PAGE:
Consider the following suggestions when you write ID markers:

Erasing an ID Marker

During playback of a DCC, the ID indicator lights whenever the DCC deck detects an ID marker. To erase an ID on a DCC you recorded, follow these steps:

  1. Press PLAY to start playback.

    When the indicator for the ID marker you want to erase appears on the display, not the counter reading.

  2. Press << to slightly rewind the tape before the counter reading. Then release <<
  3. As playback resumes, and before the ID indicator reappears, press the ERASE button that corresponds to the ID marker (START ID, SKIP ID, or REVERSE ID).

    The deck erases the first selected ID marker of that type that it detects.

  4. NOTES:

  5. After you erase the desired ID markers, replay the track to confirm that the ID markers are erased.


When you add start ID markers to a DCC, the deck assumes the markers are at the beginning of a track and assigns a track number to each marker.

If you record a DCC in several sessions, the deck considers the first track of each session Track 0. To ensure that the tracks are numbered correctly, renumber them. This makes it easier to find the beginning of a specific track.


To renumber the tracks, follow these steps:

  1. Stop the current function, if any.
  2. Be sure the deck is not in the auto ID mode. If necessary, press AUTO ID so AUTO does not appear on the display.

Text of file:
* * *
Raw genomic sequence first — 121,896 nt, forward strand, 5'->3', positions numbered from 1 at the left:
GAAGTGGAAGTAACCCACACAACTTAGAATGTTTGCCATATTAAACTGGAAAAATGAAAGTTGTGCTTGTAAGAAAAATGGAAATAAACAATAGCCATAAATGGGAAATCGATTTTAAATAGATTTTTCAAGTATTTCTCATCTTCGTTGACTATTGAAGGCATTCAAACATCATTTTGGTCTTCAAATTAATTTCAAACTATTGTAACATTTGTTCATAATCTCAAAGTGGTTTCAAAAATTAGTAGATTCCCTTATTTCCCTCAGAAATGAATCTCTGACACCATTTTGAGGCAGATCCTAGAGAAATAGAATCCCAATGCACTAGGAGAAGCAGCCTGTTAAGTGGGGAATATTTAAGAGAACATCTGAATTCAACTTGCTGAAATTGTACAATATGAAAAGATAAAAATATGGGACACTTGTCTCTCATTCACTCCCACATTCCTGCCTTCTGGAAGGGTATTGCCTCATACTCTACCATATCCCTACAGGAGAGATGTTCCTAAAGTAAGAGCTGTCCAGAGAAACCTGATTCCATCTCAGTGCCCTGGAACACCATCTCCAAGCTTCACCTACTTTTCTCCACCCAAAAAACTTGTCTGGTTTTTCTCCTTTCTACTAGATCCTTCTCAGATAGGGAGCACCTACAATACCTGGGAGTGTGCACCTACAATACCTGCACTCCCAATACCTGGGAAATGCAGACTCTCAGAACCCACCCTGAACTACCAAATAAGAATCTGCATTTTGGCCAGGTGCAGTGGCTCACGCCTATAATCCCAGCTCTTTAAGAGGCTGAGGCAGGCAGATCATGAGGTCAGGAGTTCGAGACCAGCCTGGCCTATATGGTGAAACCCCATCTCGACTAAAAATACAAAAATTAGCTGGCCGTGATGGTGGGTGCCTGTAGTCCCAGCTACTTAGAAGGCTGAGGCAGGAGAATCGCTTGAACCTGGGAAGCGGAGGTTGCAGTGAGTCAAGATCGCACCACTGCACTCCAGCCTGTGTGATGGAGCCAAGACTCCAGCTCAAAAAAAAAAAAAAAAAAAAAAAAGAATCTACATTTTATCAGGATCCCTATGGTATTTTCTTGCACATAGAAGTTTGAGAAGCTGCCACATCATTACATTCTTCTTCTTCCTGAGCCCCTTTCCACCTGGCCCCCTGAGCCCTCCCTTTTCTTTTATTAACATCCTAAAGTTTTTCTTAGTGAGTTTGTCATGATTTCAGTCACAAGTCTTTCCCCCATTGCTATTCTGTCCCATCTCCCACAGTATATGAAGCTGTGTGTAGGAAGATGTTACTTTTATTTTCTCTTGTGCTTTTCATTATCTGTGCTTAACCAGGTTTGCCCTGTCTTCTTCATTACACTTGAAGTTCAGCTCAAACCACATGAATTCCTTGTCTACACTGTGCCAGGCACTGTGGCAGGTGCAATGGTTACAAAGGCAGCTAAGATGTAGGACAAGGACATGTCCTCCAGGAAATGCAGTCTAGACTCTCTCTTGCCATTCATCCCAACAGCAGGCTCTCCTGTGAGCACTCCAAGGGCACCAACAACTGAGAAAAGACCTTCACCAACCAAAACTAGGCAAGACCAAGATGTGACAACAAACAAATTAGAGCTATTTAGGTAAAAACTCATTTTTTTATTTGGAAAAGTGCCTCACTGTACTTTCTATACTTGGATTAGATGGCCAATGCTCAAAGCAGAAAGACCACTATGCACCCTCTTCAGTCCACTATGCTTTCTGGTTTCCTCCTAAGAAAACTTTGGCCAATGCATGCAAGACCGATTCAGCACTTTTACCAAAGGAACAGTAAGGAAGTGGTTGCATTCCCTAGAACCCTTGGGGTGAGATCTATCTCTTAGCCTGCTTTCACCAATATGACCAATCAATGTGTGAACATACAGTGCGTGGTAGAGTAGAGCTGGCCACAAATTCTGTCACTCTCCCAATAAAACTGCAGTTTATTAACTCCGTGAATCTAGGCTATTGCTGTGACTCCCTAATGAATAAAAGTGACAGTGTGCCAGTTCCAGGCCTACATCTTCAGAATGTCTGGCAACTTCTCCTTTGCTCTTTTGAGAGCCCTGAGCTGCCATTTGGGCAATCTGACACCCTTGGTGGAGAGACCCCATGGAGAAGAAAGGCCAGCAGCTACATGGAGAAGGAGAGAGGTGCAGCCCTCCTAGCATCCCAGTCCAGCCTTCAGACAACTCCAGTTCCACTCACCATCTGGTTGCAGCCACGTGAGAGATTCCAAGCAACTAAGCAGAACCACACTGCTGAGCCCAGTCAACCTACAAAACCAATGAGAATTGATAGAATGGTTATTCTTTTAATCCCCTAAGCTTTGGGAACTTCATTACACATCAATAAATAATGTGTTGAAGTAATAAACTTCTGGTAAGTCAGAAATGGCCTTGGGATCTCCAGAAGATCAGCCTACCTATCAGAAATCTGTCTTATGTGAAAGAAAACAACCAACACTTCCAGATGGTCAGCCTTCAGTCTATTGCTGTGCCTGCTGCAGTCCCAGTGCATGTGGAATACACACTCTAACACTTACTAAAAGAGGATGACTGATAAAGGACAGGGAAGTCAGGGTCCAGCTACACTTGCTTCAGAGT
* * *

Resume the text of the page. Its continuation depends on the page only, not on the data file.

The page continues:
3. Press RENUMBER.

The tape automatically rewinds to the beginning and then fast-forwards until it reaches the first start ID marker. The deck renumbers the first ID marker as Track 1, then fast-forwards to the next start ID marker, which it renumbers as Track 2. The deck continues this process until it has renumbered all start ID markers.



There are two ways you can erase a user-recorded DCC -- recording silence or using a bulk eraser.

If you choose to record silence, follow the same recording procedure you used when you first recorded the DCC.

To ensure the most complete tape erasure, we suggest you use a bulk eraser designed for video tape or Type IV metal tape.

NOTE:  A bulk eraser erases all recorded information on the tape, including all ID markers.


L/R, LRCK, and SWS signals are frame rate clock for the ADC, DAC, and the Digital PCB module respectively. During each half cycle, serial data from the left or right channel sample is placed on SDATA and SDI. The clock rate for this signal is 44.1 kHz for analog source recording and 32 kHz, 44.1 kHz, or 48 kHz for playback of pre-recorded tapes or digital/optical source recordings.

This unit will not record onto analog tapes.


Your Optimus DCT-2000 Digital Compact Cassette Deck is an example of superior design and craftsmanship. The following suggestions will help you care for the deck so you can enjoy it for years.

Modifying or tampering with the deck's internal components can cause a malfunction and might invalidate the deck's warranty and void your FCC authorization to operate the deck. If the deck is not operating as it should, take it to your local Radio Shack store for assistance.

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Last Updated 22 July 2005
Copyright 1999